But once again, I have to consider the other side. Do we similarly take it for granted that Indian remains should be repatriated? My brain says there is no reasonable personal connection between old bones and living people, and if we can learn new knowledge by studying them, we should keep them in museums where they can be useful. But my brain also says an appreciation of and feeling for the humanity of history is important, too, and that we lose something important when we replace a sense of reverence with a pair of calipers and a DNA sequencer.

Still tangled. I don’t think I can ever be untangled.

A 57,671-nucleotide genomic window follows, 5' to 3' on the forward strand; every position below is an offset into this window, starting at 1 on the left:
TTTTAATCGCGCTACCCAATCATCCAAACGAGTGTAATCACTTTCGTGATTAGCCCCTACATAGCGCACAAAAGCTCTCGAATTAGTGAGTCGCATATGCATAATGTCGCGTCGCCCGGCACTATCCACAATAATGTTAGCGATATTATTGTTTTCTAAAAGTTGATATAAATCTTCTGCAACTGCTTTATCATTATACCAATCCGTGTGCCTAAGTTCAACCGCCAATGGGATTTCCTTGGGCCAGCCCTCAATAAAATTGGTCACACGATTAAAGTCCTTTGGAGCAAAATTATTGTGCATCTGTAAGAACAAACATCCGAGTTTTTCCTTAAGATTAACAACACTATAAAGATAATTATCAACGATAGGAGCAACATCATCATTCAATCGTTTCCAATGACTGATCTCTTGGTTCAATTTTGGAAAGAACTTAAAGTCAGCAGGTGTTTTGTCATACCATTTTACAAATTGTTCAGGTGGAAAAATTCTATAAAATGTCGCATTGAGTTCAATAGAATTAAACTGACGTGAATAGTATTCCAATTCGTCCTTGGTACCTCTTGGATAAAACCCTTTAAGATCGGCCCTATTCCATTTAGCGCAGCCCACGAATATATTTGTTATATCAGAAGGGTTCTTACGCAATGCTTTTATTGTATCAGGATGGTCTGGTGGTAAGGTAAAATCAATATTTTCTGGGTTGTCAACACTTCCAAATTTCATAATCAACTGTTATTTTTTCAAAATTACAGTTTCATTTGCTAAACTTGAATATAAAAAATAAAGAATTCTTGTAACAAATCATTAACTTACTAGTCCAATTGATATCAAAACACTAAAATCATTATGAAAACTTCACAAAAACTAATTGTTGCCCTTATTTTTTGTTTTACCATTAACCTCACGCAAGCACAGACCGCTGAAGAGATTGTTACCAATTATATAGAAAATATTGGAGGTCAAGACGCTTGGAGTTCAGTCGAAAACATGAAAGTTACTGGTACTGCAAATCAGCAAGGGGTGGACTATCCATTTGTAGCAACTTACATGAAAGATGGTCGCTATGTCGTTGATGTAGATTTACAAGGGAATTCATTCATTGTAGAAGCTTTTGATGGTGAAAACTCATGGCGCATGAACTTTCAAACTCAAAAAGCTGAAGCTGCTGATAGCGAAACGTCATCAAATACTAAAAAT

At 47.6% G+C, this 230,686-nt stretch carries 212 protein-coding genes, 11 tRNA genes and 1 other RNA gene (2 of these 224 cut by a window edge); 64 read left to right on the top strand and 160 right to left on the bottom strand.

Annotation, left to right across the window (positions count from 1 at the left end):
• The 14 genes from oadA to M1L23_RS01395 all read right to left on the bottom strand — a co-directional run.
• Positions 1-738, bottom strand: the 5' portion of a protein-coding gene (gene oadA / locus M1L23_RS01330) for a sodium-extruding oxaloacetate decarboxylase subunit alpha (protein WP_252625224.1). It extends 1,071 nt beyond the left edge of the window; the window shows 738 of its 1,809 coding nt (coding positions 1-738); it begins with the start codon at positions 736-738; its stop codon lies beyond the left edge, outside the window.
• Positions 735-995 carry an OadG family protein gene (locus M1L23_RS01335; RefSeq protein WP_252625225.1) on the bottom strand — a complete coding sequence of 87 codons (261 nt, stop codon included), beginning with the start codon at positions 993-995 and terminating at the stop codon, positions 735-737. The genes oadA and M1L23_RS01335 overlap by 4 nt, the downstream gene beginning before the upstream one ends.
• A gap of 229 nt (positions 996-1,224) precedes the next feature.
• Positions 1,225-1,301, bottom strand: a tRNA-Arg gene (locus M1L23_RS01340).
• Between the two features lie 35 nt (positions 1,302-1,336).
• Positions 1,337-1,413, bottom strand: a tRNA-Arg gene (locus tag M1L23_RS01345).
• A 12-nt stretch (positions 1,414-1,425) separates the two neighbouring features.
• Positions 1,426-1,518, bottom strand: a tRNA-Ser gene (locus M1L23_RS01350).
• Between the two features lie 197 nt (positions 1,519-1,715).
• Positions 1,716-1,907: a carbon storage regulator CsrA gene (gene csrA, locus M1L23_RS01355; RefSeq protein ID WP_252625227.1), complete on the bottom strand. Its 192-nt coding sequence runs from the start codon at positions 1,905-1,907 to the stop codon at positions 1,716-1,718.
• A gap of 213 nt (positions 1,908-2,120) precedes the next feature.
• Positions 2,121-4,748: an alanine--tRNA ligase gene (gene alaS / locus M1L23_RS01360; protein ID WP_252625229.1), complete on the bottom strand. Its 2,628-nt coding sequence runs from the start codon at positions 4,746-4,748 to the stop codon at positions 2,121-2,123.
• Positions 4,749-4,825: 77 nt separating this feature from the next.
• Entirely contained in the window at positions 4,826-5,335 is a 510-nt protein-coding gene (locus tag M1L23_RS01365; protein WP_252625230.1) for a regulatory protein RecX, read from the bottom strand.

1. busterggi says

    While I wouldn’t want my parents or grandparents dug up for fun I’d gladly have it done for scientific research.

  2. Johnny Vector says

    “How we treat our dead is part of what makes us different than those did the slaughtering.”
    –Shepherd Book

  3. says

    I hope this doesn’t derail things, but the history of America’s native peoples is a good example of the silliness of the “We need guns to defend ourselves from tyranny!” idea. Their armed resistance wasn’t enough, because they where outnumbered and fought an enemy with more resources.

    For that matter the victims of the Mountains Meadow Massacre were armed. Sure didn’t do them much good.

  4. Big Boppa says